On this day in 1918, Konstantinos Mitsotakis, the former Prime Minister of Greece, was born in Chalepa, Crete. Throughout his upbringing, and indeed the rest of his adult life, Mitsotakis was at the epicenter of Greek political life. When the Axis occupation commenced in 1941, Mitsotakis immediately signed up to be in the resistance. He joined the National Organization of Crete (EOK) for a more concerted effort to combat the Nazis. Mitsotakis was a part of an intelligence network known as the ‘quintuplets’, where he was responsible for opening channels of communication between Allied commanders and anti-Nazi Greek revolutionary forces. For these actions, Mitsotakis was sentenced to death (twice) and imprisoned by the Nazi occupiers. Because of his knowledge of German and his moral standing, his life was spared. For his bravery and courage in the resistance against the Nazis, Mitsotakis was awarded numerous medals from the Greek and British governments. As the nephew of the liberal statesman Eleftherios Venizelos, Mitsotakis was first elected to Parliament as a member of the Liberal Party in 1946. In 1977, Mitsotakis re-entered Parliament at the head of the small Neoliberal Party and, the following year, joined the governing New Democracy party, serving first as Finance Minister and later as Foreign Minister. He became the party’s leader in 1984 while the conservatives were in opposition. Mitsotakis narrowly won the elections in 1990. As Prime Minister, he reined in the more far-right elements of New Democracy and infused liberalism into the party. He sought to simplify the tax code, overhaul the constitution, encourage privatization of state assets, reduce the deficit and improve relations with the United States. He accomplished all of these goals. After his resignation as party leader, Mitsotakis often made public statements urging governments to take bolder steps in their market reforms, and he led an unsuccessful effort for Greece’s President to be elected directly by the people. Mitsotakis and his wife, Marika Giannoukou (who passed away in 2012), had four children: Dora, Katerina, Alexandra, and Kyriakos. He enjoyed good health until late in life and lived long enough to meet several great-grandchildren as well as to see his youngest child and only son, Kyriakos, elected as leader of New Democracy in January of 2016.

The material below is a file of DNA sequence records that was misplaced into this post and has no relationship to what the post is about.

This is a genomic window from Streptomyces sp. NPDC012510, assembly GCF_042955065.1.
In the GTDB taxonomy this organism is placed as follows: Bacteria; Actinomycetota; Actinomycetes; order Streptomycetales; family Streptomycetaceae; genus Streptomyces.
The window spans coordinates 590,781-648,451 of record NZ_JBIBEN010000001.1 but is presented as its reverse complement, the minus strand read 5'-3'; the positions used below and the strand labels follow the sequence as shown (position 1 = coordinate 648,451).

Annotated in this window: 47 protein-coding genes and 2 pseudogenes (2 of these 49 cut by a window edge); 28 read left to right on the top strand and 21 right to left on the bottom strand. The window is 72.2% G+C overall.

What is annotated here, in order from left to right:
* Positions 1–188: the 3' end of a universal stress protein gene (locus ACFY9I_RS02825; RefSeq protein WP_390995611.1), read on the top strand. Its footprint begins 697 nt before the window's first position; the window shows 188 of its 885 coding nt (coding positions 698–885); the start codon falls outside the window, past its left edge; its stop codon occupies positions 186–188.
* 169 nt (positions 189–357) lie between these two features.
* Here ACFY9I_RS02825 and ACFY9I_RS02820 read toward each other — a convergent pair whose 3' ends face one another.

On this day in 1951, Demetrios Christodoulou, the Greek mathematician, physicist and recipient of the Bocher Memorial Prize was born in Athens, Greece. After receiving his doctorate in physics from Princeton University in 1971, he eventually became a professor of mathematics – first at Syracuse University, then at New York University and finally at Princeton. He then moved to Zurich where he continued his teaching career at the ETH in Zurich, Switzerland. Christodoulou is internationally well-known for his contributions to Einstein’s equations of general relativity and his work on the formation of black holes. He has received a plethora of awards throughout the years and continues his work rigorously. In an autobiography published on The Shaw Prize, Christodoulou writes: “I was born to a lower middle class family. My father was born in Alexandria to Greek parents from Cyprus who had immigrated to Egypt. My mother was born in Athens to a family of Greek refugees from Asia Minor. Neither of my parents had higher education, but my father inspired me in childhood with stories from a distant past when ancient Greece had made outstanding contributions to human civilization.”
On this day in 1968, Jacqueline Kennedy married Greek shipping tycoon Aristotle Onassis on Onassis’ private island of Scorpios. With the marriage, Jacqueline Kennedy became Jackie ‘O’ to the mainstream public. The marriage was a watershed moment for Onassis as he sought to cement his prestige internationally. Prior to his wedding to Jackie, Onassis was married to Athina Livanou from 1946 to 1960 and had a much publicized extramarital affair with Maria Callas from 1957 to 1968. On her end, following the assassination of both her husband and her husband’s brother, Jackie no longer felt safe in the United States and considered her children to be the next logical targets for any potential future Kennedy killing. By marrying Onassis, Jackie acquired financial security, privacy on his secluded private island of Skorpios, and gained the ability to truly explore her interests now that she was no longer married to a politician. The couple remained married until Onassis’ death on March 15, 1975. Jackie never remarried, but she did have a long time companion, diamond merchant Maurice Tempelsman, from 1980 to her death in 1994.